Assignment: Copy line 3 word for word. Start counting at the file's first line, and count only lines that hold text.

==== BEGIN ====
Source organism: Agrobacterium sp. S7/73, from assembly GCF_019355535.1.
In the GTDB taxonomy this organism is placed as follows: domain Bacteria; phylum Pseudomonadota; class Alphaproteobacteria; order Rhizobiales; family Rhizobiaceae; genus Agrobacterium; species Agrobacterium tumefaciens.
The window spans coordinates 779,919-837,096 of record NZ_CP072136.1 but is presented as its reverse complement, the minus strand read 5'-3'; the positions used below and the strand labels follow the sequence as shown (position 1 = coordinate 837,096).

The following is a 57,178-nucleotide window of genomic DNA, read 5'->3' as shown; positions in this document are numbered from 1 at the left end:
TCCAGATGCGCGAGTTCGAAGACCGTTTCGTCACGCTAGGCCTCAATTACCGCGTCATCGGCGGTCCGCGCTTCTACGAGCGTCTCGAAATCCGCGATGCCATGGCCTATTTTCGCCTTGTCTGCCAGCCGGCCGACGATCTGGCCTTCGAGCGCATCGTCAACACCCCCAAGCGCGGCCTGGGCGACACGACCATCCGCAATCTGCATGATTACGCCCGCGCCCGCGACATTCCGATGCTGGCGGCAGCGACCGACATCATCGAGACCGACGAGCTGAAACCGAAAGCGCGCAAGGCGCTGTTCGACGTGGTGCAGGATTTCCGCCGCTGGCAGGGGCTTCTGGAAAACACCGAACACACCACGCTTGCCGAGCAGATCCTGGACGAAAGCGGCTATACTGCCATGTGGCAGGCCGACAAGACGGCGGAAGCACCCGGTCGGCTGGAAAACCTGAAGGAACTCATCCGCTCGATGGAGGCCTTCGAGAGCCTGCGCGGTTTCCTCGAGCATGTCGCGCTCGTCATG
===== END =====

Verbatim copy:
The window spans coordinates 779,919-837,096 of record NZ_CP072136.1 but is presented as its reverse complement, the minus strand read 5'-3'; the positions used below and the strand labels follow the sequence as shown (position 1 = coordinate 837,096).